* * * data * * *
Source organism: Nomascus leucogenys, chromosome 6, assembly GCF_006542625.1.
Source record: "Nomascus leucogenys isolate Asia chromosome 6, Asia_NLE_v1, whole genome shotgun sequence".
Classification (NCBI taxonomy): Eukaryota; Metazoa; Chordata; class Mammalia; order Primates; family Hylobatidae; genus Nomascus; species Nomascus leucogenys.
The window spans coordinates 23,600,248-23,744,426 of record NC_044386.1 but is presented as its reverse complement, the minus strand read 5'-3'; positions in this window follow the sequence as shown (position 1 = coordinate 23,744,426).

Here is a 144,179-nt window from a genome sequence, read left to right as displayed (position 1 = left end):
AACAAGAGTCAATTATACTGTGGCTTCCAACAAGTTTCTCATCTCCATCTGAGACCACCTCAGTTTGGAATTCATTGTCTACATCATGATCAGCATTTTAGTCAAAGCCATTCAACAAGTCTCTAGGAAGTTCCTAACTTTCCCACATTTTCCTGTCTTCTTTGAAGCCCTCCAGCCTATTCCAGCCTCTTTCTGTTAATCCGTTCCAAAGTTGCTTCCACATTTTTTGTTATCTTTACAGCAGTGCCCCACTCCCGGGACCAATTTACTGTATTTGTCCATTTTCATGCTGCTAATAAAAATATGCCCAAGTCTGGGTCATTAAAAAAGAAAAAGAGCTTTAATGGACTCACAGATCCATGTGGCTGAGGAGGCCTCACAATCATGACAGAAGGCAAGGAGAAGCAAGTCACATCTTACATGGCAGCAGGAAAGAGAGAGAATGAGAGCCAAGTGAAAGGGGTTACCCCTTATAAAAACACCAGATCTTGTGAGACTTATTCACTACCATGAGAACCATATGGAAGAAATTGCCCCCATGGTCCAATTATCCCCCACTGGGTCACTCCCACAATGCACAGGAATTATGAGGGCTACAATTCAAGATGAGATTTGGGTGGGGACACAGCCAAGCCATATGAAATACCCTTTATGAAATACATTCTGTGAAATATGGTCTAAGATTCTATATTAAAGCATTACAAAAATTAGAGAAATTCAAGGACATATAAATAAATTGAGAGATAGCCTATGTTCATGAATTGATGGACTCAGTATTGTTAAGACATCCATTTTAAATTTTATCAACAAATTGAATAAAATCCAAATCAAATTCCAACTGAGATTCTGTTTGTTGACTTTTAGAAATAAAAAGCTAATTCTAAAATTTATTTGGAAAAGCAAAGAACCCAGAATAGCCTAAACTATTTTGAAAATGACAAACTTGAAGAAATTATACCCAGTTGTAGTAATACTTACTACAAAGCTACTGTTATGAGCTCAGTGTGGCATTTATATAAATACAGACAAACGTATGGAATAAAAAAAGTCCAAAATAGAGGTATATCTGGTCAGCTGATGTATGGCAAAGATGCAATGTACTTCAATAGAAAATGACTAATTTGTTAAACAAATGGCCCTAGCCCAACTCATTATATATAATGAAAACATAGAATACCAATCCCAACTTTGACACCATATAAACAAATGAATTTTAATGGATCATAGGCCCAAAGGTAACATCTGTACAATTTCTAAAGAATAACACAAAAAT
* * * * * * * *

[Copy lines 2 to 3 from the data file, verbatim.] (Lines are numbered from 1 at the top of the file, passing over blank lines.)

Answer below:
Source record: "Nomascus leucogenys isolate Asia chromosome 6, Asia_NLE_v1, whole genome shotgun sequence".
Classification (NCBI taxonomy): Eukaryota; Metazoa; Chordata; class Mammalia; order Primates; family Hylobatidae; genus Nomascus; species Nomascus leucogenys.